• Administration of the Collegiate Learning Assessment (CLA): As part of the planning for the Teagle grant, and thanks to additional funding from the Lumina Foundation, St. Olaf, Carleton, and Macalester are participating in a four-year national study of the impact of college on student learning through the RAND Corporation’s Council for Aid to Education. The study involves the repeated administration of an innovative assessment tool known as the Collegiate Learning Assessment (CLA), intended to measure the contributions of college to student learning in three of the four learning outcome areas targeted by the CALL consortium: critical thinking, quantitative reasoning, and written communication. The CLA engages students in a three-hour on-line writing experience, structured by two kinds of tasks. First, students are provided with a series of writing prompts, intended to elicit their ability to examine claims and evidence, articulate complex ideas, support ideas with relevant reasons and examples, sustain a coherent discussion, and use standard written English. Second, they are provided with a complex policy problem and an array of relevant documents and data, and asked to prepare a policy recommendation to address the problem. The students’ written work is then used to construct measures of their thinking and writing abilities.

Under the auspices of the Teagle and Lumina grants, the CLA will be administered at Carleton, Macalester, and St. Olaf to a representative sample of first-year students in the fall of 2005, and will then be re-administered to these same students at the end of their sophomore year and again at the end of their senior year. This approach will allow us to examine learning outcomes over time for individual students as well as for each campus as a whole, and to compare our results with the results of the other members of the CALL consortium and the other 22 schools participating in the longitudinal study. Most important, it will allow the CALL consortium members to evaluate the usefulness of the CLA as a meaningful assessment tool for liberal arts institutions.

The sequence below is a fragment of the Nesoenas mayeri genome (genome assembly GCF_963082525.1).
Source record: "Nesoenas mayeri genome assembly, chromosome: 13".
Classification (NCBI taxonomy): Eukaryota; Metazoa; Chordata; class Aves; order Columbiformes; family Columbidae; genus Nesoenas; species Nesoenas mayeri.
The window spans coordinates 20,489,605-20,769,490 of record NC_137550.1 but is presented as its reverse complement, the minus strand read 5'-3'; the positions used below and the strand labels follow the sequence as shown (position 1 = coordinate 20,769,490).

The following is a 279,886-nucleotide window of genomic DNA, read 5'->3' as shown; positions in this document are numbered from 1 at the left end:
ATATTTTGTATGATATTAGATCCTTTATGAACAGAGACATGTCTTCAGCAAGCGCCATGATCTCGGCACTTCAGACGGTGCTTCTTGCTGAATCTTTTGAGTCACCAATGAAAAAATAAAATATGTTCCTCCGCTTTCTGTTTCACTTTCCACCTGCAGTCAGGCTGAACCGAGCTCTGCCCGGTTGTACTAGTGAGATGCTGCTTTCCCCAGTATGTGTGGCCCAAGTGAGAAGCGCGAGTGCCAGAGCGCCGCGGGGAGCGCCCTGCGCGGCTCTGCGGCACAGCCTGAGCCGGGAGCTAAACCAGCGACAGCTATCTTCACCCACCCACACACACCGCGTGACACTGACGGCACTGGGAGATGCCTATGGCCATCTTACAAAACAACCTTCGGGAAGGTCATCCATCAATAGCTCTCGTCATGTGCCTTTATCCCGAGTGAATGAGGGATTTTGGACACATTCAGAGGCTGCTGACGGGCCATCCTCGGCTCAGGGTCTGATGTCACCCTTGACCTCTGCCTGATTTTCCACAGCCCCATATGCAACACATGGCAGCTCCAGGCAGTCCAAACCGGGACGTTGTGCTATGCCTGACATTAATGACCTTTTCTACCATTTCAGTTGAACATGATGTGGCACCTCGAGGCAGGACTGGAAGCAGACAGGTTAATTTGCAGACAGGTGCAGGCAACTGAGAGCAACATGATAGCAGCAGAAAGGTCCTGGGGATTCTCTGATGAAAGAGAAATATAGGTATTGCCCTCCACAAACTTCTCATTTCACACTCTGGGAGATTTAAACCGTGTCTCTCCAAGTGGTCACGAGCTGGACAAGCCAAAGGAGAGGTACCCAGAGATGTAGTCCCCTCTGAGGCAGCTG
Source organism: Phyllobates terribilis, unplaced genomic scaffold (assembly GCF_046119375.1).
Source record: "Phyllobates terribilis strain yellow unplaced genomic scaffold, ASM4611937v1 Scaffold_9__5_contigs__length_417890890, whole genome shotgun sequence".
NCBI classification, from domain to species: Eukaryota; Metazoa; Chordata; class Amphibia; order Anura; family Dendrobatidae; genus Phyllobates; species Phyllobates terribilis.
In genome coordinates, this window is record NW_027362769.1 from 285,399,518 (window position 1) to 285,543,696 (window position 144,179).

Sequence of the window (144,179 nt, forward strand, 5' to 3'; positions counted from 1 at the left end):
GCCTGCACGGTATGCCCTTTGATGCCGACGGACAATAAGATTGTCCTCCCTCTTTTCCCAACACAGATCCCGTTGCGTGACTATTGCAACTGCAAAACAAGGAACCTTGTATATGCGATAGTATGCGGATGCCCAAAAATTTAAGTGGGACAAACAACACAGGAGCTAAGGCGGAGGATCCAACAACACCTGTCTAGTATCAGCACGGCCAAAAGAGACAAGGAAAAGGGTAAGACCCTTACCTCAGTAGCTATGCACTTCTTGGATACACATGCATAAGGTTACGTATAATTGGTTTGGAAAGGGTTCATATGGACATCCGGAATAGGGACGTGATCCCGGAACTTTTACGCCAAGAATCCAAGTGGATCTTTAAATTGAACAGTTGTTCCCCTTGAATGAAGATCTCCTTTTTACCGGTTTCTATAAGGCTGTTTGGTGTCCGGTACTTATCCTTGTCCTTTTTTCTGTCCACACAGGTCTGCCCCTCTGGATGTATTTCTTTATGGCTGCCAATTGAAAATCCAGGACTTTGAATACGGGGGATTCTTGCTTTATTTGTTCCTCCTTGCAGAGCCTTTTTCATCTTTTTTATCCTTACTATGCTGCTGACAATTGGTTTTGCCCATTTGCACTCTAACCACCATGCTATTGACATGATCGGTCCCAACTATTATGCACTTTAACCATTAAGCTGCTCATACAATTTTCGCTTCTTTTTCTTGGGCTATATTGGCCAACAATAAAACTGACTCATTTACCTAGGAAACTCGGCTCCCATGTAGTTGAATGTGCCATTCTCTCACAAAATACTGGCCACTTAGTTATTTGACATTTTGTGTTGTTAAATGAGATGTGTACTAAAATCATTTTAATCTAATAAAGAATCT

Indicators of project success: We will know this project is successful if each member of the consortium experiences one or more of the following by the end of the funding period:
  • Increased availability of meaningful assessment data to faculty and staff;
  • Broadly-shared understanding of the strengths and limitations of at least two different assessment approaches on each campus;
  • Increased faculty and staff interest in and conversation about assessment results and their implications for teaching and learning in a liberal arts institution;
  • The use of assessment results to inform at least one specific decision in any area related to teaching and learning (curriculum, pedagogy, faculty development, resource allocation).

We believe this collaborative approach to fostering mission-driven, meaningful, and manageable assessment will strengthen the ability of each campus to use assessment to support liberal learning.

January 2006